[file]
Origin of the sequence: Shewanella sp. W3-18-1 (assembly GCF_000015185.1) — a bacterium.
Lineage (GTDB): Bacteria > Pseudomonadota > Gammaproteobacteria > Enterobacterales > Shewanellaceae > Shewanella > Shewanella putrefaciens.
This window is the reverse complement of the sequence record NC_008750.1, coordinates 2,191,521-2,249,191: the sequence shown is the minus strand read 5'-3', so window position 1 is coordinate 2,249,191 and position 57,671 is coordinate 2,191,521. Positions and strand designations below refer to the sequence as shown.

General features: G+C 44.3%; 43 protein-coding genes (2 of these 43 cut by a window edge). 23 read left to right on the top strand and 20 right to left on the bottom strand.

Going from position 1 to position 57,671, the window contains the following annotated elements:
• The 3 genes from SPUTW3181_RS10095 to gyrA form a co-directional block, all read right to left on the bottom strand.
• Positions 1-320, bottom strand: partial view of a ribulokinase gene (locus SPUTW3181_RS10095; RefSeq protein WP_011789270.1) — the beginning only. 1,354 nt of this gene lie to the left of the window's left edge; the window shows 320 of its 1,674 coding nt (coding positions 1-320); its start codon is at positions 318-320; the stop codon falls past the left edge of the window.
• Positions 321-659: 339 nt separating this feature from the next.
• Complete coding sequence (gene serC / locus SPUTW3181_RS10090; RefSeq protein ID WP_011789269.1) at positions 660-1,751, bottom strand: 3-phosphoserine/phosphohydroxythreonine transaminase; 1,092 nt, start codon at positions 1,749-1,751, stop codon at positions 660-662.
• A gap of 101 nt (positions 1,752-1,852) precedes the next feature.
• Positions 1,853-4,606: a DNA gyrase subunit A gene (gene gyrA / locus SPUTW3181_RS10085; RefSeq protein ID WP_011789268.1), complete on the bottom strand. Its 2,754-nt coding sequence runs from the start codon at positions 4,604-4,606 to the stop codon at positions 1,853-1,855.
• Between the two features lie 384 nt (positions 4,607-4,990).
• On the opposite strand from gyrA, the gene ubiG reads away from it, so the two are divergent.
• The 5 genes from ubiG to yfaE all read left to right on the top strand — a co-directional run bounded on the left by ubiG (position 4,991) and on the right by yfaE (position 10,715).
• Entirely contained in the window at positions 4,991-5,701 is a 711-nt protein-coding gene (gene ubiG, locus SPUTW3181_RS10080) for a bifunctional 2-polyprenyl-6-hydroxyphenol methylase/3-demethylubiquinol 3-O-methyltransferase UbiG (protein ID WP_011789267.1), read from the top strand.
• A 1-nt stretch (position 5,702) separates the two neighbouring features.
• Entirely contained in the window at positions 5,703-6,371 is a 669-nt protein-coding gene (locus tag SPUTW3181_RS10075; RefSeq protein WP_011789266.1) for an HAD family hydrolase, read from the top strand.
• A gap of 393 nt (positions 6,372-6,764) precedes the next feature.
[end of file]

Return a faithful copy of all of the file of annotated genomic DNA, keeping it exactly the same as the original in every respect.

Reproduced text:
Origin of the sequence: Shewanella sp. W3-18-1 (assembly GCF_000015185.1) — a bacterium.
Lineage (GTDB): Bacteria > Pseudomonadota > Gammaproteobacteria > Enterobacterales > Shewanellaceae > Shewanella > Shewanella putrefaciens.
This window is the reverse complement of the sequence record NC_008750.1, coordinates 2,191,521-2,249,191: the sequence shown is the minus strand read 5'-3', so window position 1 is coordinate 2,249,191 and position 57,671 is coordinate 2,191,521. Positions and strand designations below refer to the sequence as shown.

General features: G+C 44.3%; 43 protein-coding genes (2 of these 43 cut by a window edge). 23 read left to right on the top strand and 20 right to left on the bottom strand.

Going from position 1 to position 57,671, the window contains the following annotated elements:
• The 3 genes from SPUTW3181_RS10095 to gyrA form a co-directional block, all read right to left on the bottom strand.
• Positions 1-320, bottom strand: partial view of a ribulokinase gene (locus SPUTW3181_RS10095; RefSeq protein WP_011789270.1) — the beginning only. 1,354 nt of this gene lie to the left of the window's left edge; the window shows 320 of its 1,674 coding nt (coding positions 1-320); its start codon is at positions 318-320; the stop codon falls past the left edge of the window.
• Positions 321-659: 339 nt separating this feature from the next.
• Complete coding sequence (gene serC / locus SPUTW3181_RS10090; RefSeq protein ID WP_011789269.1) at positions 660-1,751, bottom strand: 3-phosphoserine/phosphohydroxythreonine transaminase; 1,092 nt, start codon at positions 1,749-1,751, stop codon at positions 660-662.
• A gap of 101 nt (positions 1,752-1,852) precedes the next feature.
• Positions 1,853-4,606: a DNA gyrase subunit A gene (gene gyrA / locus SPUTW3181_RS10085; RefSeq protein ID WP_011789268.1), complete on the bottom strand. Its 2,754-nt coding sequence runs from the start codon at positions 4,604-4,606 to the stop codon at positions 1,853-1,855.
• Between the two features lie 384 nt (positions 4,607-4,990).
• On the opposite strand from gyrA, the gene ubiG reads away from it, so the two are divergent.
• The 5 genes from ubiG to yfaE all read left to right on the top strand — a co-directional run bounded on the left by ubiG (position 4,991) and on the right by yfaE (position 10,715).
• Entirely contained in the window at positions 4,991-5,701 is a 711-nt protein-coding gene (gene ubiG, locus SPUTW3181_RS10080) for a bifunctional 2-polyprenyl-6-hydroxyphenol methylase/3-demethylubiquinol 3-O-methyltransferase UbiG (protein ID WP_011789267.1), read from the top strand.
• A 1-nt stretch (position 5,702) separates the two neighbouring features.
• Entirely contained in the window at positions 5,703-6,371 is a 669-nt protein-coding gene (locus tag SPUTW3181_RS10075; RefSeq protein WP_011789266.1) for an HAD family hydrolase, read from the top strand.
• A gap of 393 nt (positions 6,372-6,764) precedes the next feature.